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Indian hockey, giant that refuses to wake up

Antanio Anatov, Secretary of the Bulgarian Hockey Federation, is a happy man. NRI business magnate Laxmi Mittal, who recently took over the biggest steel plant in Bulgaria, has agreed to sponsor their national team. ?He agreed to sponsor for a $1 million. We will use part of that money to acquire an Indian coach to prepare our team for next year?s European Champions Challenge,? says Anatov.

india Updated: Sep 12, 2006 01:47 IST

Antanio Anatov, Secretary of the Bulgarian Hockey Federation, is a happy man. NRI business magnate Laxmi Mittal, who recently took over the biggest steel plant in Bulgaria, has agreed to sponsor their national team. “He agreed to sponsor for a $1 million. We will use part of that money to acquire an Indian coach to prepare our team for next year’s European Champions Challenge,” says Anatov.

He is confident that an Indian import will improve the sagging morale of Bulgarian hockey, which is stagnating in Division C of European rankings. India’s current World Cup campaign does not seem to deviate him from the original plan. “Your hockey is big, very big” is what he says disapprovingly in broken English, when asked whether he would reconsider his plan, after India’s dismal show here. It hurts. While part of the hockey world still looks upon India as a “big power”, our men in Monchengladbach don’t seem to peg their stick straight and play with pride. There have been some improvements here and there, but overall the big picture remains as it has been all along — fruitless.

Their abject surrenders at the World Cup are difficult to comprehend. The team looks physically fit and has bundles of energy.  They appear a motivated lot.

Victory or defeat, the team takes a lap after matches and waves to the crowd before trooping back to the dressing room.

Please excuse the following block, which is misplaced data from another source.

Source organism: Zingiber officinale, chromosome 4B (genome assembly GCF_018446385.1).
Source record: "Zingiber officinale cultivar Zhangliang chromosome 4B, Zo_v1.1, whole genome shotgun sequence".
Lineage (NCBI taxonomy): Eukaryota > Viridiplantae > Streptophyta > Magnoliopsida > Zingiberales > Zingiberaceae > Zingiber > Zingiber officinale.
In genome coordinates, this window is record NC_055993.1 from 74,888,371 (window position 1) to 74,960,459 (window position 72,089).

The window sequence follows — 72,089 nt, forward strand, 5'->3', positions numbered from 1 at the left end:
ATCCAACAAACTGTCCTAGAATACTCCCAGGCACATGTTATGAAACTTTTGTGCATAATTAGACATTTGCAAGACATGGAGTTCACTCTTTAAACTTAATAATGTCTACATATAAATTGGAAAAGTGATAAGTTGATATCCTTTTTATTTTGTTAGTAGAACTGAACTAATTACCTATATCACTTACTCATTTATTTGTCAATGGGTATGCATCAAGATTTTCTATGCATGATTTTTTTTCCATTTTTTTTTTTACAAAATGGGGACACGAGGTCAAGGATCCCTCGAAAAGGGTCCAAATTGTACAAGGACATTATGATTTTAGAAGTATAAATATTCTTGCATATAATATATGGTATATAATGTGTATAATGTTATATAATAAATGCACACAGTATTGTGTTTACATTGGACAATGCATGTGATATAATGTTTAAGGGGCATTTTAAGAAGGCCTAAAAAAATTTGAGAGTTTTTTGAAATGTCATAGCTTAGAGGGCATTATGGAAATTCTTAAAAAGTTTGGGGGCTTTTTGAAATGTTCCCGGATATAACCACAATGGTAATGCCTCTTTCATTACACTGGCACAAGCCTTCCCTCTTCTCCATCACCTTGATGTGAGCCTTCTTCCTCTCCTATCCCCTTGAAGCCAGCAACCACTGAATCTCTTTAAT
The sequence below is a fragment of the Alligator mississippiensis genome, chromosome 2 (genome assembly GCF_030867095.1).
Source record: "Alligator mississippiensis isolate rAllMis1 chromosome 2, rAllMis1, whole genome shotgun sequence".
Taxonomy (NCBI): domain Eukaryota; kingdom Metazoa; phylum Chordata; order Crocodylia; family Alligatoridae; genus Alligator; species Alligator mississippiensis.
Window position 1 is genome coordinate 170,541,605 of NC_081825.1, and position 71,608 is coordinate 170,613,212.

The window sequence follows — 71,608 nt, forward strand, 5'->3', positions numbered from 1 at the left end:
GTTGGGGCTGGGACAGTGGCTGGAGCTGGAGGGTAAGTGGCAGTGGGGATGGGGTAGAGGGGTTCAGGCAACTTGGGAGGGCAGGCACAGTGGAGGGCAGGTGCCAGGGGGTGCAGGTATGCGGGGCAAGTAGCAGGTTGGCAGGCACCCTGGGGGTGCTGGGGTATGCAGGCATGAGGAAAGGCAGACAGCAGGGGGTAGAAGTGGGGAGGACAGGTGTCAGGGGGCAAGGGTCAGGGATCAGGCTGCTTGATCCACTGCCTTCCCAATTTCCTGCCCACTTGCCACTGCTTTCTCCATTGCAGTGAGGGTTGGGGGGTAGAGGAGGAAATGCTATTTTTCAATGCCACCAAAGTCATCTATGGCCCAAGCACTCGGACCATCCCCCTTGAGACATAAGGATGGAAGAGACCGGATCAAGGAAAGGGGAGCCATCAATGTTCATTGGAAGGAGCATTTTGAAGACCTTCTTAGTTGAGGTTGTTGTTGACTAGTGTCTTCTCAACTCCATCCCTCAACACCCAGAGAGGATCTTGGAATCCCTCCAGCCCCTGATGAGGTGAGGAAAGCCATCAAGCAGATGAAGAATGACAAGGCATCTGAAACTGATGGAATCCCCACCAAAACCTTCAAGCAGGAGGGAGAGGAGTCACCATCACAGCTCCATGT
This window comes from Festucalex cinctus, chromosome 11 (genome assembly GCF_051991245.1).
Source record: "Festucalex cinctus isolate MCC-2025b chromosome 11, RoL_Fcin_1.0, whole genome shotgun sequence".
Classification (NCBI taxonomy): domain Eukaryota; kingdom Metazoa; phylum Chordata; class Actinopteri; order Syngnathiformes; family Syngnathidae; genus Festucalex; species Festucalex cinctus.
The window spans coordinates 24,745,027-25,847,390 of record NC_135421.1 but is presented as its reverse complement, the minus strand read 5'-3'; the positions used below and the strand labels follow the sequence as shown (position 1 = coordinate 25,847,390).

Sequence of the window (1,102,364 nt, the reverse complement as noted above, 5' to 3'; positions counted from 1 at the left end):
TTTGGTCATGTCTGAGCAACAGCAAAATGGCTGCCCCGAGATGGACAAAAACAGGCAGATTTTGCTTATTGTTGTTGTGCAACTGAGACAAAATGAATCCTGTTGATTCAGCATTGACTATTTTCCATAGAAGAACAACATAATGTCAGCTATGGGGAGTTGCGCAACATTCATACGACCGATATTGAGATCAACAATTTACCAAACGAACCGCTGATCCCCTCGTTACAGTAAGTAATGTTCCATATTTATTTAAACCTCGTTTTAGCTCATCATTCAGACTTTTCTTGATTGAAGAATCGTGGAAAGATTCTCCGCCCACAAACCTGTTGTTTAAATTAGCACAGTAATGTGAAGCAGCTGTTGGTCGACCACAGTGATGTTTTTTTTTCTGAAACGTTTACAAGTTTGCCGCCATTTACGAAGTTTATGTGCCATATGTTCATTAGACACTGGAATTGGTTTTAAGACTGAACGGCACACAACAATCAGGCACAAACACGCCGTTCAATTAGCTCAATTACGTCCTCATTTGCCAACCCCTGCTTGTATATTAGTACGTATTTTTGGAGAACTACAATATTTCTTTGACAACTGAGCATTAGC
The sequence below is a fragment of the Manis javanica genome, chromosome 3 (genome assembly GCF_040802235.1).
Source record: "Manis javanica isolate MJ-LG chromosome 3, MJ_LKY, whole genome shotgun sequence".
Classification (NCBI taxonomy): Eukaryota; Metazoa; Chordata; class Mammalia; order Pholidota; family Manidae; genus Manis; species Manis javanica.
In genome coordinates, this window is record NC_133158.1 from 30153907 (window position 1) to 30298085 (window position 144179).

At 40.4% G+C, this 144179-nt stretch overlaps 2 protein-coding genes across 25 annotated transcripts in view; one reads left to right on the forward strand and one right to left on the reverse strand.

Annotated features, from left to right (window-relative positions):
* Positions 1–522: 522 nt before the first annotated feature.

In the four years between KL and Germany, coaches have come and gone. Old players have faded while new ones have surfaced. Yet, the story remains same.

Our hockey refuses to improve. It seems cast in a stereotypical mould that is difficult to break free of. Forwards miss plenty of chances, last-minute goals are conceded and rarely does the team dominate a match for more than a few minutes. Every plan, like the overhead passes, ends up everywhere except where it is intended. What has gone wrong? Though this is not the ideal question to raise midway through a World Cup, one can’t help it. Coach Baskaran is diplomatic — he has no other choice.

Sometimes he vents his anger on the forwards, sometimes on the defenders, and the midfielders do not escape his fury either. The real person Baskaran is angry with is himself. His promises of changing the team’s fortunes have remained just that — a promise. Hockey is like a tri-cycle where the three wheels — forward, midfield and defence — must move in tandem if a team is to be successful in a tournament such as the World Cup. Against Germany in the opener, the Indian defence collapsed.

Everything was in shambles in the next encounter against England and the forwards fumbled against the African champions in the third. The team has been weighed down right after their loss in the first game. However, a lot is still at stake. Every rung the team climbs in the world rankings earns it points in the FIH rankings — something that’ll decide our qualification for the Beijing Olympics in 2008. Keep your fingers crossed.

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